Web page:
At the end of last year's trip, or governing board met with the Jamaica Link Ministries board (the Jamaican side of our mission) about possible plans for this year. Usually, the Jamaican Ministry of Education and Jamaican Link Ministries (JLM) send their chosen teachers to our conference for 3 years; however, these teachers were being so responsive to the trainings and consistently utilizing their training information in their own classrooms that the Ministry of Education and JLM along with the TWJ board decided to allow these teachers to attend for a wrap-up conference of 2 days instead of the usual 3. This way the TWJ American teachers could provide some technique type instruction couples with classroom management techniques, an area in which the Jamaican teachers have asked for assistance. After witnessing the excitement of teachers over the giveaways of differing levels of reading books in the workshops year-to year, the governing boards also decided that TWJ would build a school library for one of the schools with teachers in attendance for the previous 3 years of workshops. Reading is a consistently lower-scoring area on tests in Jamaica, and so, teachers and the government alike have continuously asked for reading instructional strategies in these workshops. Building the library enabled the Jamaican teachers further resources for utilizing the reading instructional practices TWJ was teaching them.
Working with fundraisers individually, book and supply drives through local elementary schools, and through fundraisers with North Texas chapters of Kiwanis clubs, TWJ teachers were able to gather just under 6,000 books for Jamaica. In April and May of this year, the TWJ teachers met to sort books for giveaways and for the library, to label the books under the Dewey system for the library, and to box and load the books on a U-Haul truck for shipment to Jamaica. 2000 of those books were used for conference giveaways to help build classroom libraries and to enable teachers to have books to incorporate workshop-learned teaching strategies in their own classrooms. The remaining 4000 books went to fill the new library at Farm Elementary and Middle School in Montego Bay, Jamaica.
While most of the TWJ team worked with the 100 teachers in the professional development conference, a small team of 3 teachers went to Farm Primary to set up the books in the new library. Since summer school was in session at that time, the principal--who had been an attendee of the TWJ conference for the previous 3 years--invited the students, teachers, and custodians to take a "sneak peak" and to help open some of the boxes of books! So many smiles and exclamations of "Wow!" were present. One 26 year-old Jamaican literally cried at the sight of the complete set of Harry Potter books! He had never seen the whole set in one place before, much less been able to have even one of the books to be able to read. (He is a huge Harry Potter fan--has seen all the movies but has never read one of the books--like so many of our kids in the states, but for a completely different reason.)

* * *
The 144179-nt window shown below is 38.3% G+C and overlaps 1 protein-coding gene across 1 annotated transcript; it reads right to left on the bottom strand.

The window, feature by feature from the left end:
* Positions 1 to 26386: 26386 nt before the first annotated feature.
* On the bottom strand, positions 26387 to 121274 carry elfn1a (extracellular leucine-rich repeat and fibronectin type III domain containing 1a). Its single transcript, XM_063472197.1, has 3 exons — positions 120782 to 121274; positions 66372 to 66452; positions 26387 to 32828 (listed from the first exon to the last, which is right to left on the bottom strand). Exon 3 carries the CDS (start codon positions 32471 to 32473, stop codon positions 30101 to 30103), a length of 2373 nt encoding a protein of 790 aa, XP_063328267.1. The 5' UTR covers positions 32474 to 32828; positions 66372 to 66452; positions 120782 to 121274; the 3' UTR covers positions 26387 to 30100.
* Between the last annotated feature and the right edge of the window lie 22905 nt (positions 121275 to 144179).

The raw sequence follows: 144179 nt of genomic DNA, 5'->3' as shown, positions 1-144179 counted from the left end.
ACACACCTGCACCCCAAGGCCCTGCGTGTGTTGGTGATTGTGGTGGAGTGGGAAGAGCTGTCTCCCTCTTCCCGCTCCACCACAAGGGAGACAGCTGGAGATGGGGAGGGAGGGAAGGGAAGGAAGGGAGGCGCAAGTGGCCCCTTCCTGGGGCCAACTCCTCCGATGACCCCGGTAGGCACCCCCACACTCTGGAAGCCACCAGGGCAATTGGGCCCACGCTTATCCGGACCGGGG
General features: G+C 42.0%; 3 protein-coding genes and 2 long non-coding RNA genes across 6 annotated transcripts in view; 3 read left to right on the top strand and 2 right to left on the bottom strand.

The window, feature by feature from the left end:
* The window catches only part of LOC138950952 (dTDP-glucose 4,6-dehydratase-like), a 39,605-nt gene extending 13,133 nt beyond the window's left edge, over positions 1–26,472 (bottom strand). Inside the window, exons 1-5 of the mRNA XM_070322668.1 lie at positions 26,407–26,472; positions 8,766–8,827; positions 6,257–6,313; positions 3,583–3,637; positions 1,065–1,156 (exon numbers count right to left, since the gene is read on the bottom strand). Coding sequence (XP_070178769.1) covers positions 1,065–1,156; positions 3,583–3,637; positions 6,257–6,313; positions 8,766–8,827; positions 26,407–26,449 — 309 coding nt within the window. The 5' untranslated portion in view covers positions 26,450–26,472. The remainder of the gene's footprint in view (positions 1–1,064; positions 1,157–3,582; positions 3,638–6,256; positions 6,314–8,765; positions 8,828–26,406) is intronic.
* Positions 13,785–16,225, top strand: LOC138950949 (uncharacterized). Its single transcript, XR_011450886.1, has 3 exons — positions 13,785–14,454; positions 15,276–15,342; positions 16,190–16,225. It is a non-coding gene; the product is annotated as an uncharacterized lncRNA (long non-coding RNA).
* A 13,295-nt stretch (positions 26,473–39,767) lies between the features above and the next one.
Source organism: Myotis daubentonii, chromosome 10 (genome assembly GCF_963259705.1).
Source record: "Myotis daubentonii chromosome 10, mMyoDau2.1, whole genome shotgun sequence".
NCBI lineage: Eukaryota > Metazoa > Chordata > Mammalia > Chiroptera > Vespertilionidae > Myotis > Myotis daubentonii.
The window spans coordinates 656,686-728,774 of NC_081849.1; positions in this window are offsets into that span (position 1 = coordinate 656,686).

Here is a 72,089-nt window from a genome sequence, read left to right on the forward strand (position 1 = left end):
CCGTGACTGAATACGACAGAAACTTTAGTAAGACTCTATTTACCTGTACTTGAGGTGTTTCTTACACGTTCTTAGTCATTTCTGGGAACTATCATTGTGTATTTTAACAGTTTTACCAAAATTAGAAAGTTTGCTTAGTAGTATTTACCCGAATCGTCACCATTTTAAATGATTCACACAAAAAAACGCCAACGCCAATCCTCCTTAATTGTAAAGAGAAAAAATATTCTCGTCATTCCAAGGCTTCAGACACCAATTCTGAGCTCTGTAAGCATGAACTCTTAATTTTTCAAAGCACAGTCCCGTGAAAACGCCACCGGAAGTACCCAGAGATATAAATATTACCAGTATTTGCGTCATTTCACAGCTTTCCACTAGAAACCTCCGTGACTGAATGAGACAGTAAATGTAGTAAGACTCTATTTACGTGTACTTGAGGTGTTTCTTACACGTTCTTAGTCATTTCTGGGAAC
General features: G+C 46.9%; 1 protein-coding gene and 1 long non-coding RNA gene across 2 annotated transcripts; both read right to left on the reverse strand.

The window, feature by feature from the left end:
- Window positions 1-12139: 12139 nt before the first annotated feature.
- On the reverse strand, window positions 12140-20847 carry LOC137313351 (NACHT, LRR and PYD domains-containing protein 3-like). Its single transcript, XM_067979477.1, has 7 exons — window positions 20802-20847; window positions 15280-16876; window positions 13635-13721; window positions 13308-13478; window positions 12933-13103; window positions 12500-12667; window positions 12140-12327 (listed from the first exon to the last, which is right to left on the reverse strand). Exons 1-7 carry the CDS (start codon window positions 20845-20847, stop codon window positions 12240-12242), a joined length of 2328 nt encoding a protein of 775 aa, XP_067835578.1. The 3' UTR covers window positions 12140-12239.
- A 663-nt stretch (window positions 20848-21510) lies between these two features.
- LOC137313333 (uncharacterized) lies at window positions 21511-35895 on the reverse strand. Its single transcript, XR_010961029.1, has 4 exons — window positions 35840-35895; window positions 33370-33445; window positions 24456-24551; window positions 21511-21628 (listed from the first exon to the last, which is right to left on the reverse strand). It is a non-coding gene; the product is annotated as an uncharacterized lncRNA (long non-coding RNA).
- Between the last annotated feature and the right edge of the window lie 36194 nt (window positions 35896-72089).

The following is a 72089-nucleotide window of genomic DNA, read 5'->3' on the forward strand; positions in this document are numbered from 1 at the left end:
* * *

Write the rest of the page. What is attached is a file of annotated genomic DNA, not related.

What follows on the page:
Later in the week at the dedication ceremony, in the presence of many dignitaries from the Jamaican Ministry of Education and the Jamaican press, as well as in the presence of the teachers and PTA board members of Farm Primary, the Teaching With Jamaica team was thanked and the library was hailed as an important tool in increasing the literacy of not only the Farm Primary students, but of the community as a whole. The plan is, under strict check out procedures, to let not only students but parents as well borrow books from the new library. As the Minister of Education spoke about the importance of reading for pleasure in increasing literacy, it struck me how they have the same basic struggle we in the states have of increasing reading understanding and test scores, but have far fewer tools at their disposal for combating this problem. (An irony in the face of seeing that most Jamaicans had access to Smartphones!) We also presented to the principal and librarian a picture book of Texas in which we all chose a picture with special meaning to us on which to leave a note for the patrons of the library.